Golden Globes' HFPA States the Obvious: 'We Need to Bring in Black Members'

View of the HFPA Golden Globe Awards logo at the Beverly Hills Hotel on February 23, 2021.
View of the HFPA Golden Globe Awards logo at the Beverly Hills Hotel on February 23, 2021.
Photo: Valerie Macon/AFP via Getty Images (Getty Images)

In a display of utter disrespect during Black History Month—of all months—it was recently revealed that the Hollywood Foreign Press Association (the journalist-based voting collective of the Golden Globes) has absolutely no Black members. Frankly, most Black people already figured that—and if you’re a Black person working in Hollywood with insider knowledge, you knew it.

Advertisement

A few days after the scathing-yet-not-surprising report, the HFPA has issued a statement.

“We are fully committed to ensuring our membership is reflective of the communities around the world who love film, TV and the artists inspiring and educating them,” an HFPA spokesperson said in a statement on Thursday night, via Deadline. “We understand that we need to bring in Black members, as well as members from other underrepresented backgrounds, and we will immediately work to implement an action plan to achieve these goals as soon as possible.” The spokesperson also noted that 35 percent of its members are from non-European countries and the majority of members identify as female.

As for their statement on recruiting more Black members...I mean, they’re way late. It’s like they’re appropriating Colored People’s Time. But sure, welcome to the real world—which is actually quite diverse! I mean, the HFPA is certainly not alone when it comes to failing to represent the diversity of the actual world within its organizations and systems.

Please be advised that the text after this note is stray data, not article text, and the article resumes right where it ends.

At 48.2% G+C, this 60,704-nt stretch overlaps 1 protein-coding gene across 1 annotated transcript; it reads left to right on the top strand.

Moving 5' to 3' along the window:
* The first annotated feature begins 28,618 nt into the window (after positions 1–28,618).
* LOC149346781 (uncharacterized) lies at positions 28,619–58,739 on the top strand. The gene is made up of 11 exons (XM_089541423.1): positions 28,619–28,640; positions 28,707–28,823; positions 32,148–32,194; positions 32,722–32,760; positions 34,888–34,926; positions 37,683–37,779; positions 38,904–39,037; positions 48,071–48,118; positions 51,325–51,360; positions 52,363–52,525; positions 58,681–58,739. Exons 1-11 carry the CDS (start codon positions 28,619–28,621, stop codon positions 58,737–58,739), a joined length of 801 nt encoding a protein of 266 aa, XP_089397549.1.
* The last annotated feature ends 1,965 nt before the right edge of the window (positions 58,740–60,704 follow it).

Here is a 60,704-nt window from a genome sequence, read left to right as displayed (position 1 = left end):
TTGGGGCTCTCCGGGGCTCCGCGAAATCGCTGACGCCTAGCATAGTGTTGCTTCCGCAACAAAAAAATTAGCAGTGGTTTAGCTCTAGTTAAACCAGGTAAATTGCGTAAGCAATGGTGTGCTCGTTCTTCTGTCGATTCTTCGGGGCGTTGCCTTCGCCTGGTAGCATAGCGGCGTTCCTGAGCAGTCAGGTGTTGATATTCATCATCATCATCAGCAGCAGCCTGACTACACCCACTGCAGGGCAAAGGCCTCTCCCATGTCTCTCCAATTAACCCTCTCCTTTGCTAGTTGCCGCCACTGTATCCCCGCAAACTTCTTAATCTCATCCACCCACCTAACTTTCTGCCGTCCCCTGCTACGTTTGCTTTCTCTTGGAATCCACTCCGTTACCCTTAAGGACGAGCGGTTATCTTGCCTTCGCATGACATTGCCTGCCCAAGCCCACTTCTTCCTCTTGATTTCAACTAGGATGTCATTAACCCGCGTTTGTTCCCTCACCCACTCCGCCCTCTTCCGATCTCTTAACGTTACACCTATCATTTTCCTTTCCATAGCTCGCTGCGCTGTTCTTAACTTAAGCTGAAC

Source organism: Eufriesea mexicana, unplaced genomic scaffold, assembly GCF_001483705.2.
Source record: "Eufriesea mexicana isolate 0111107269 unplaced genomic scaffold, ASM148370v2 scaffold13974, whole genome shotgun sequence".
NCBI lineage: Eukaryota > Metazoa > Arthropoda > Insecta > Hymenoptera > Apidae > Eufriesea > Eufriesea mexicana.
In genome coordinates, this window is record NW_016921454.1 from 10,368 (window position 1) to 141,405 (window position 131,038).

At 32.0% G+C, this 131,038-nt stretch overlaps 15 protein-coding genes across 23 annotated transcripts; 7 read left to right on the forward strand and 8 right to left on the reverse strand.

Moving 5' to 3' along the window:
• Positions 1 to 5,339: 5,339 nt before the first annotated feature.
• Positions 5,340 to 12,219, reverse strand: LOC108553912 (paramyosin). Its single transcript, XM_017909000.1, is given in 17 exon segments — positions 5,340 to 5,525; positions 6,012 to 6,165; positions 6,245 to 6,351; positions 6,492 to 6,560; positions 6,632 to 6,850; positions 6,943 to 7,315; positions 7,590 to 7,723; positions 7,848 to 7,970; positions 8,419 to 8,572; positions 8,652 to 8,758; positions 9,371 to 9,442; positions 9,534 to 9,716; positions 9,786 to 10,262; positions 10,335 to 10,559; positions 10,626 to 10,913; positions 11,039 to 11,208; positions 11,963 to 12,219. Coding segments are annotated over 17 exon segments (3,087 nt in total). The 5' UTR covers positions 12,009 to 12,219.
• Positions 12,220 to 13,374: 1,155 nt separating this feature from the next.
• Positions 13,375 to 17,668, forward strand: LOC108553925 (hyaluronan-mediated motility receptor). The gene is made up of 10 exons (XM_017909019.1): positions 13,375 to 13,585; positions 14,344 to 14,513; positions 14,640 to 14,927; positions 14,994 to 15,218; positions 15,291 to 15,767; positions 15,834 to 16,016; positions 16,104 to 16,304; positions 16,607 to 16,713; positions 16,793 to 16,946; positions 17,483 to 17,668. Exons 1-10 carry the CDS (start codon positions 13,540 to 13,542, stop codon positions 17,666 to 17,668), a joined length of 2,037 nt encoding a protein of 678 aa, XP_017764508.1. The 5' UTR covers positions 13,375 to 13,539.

Every year, we have frustrated conversations about “elite” Hollywood organizations such as the HFPA, the Academy of Motion Picture Arts and Sciences (Oscars) or the Recording Academy (Grammys) being out-of-touch by snubbing formidable Black talent. Then, there’s one year where the winners circle is extra-Black, inspiring fans to celebrate Black history—despite the ridiculousness of there still being “firsts” for near-century-old award ceremonies. Then, it’s back to regularly scheduled whitewashed programming. Rinse and repeat.

Advertisement

There has also been discussion about disengaging from this culture—after all, how many times are we going to subject ourselves to neglect after neglect in a system that never really saw it for us anyway? Whether it’s diverting our attention to Black-centered awards organizations (such as BET, NAACP, Soul Train, etc.) or simply doing away with it all, there’s a lot to marinate on.

Advertisement

And it won’t be easy; one of the most complicated aspects is asking ourselves whether we’d also have to cease giving any power to “mainstream” awards shows—which may have to include not legitimizing these institutions even when our favorites win. As we’re so used to not being celebrated on a larger scale, that’s a very tough pill to swallow.

Perhaps it’ll be a step-by-step process, because in order to dismantle awards culture, I’d imagine you’d have to work on dismantling the system that upholds it, too. None of this is created in vacuum. It’s not only Black talent and Black creators being ignored—it’s the white supremacist structure denying us ample opportunities such as financing, distribution and marketing to even get the chance to enter the conversation of a damn mainstream awards nomination, let alone secure one.

Advertisement

Overall, for those Black journalists wishing to join the organization, my primary concern is not only increasing membership numbers in order to satisfy some pat-on-the-back status quo, but what happens once they enter. Specifically, making sure the organization is a safe space for these Black members—meaning, I don’t want to hear about any internal reports citing instances of microaggressions or outright racism within the org.

Perhaps we’ll hear further conversation from nominees and winners on how we’ll move forward (without solely burdening the Black talent with these questions) when the 78th Golden Globes airs live this Sunday, Feb. 28 at 8 p.m. ET / 5 p.m. PT on NBC. Or, maybe it’ll just be more of the same. We’ll see...

Staff Writer, Entertainment at The Root. Sugar, spice & everything rice. Equipped with the uncanny ability to make a Disney reference and a double entendre in the same sentence.

DISCUSSION

And then Jane Fonda makes this impassioned speech and look who claps - and who doesn’t. It’s not even funny.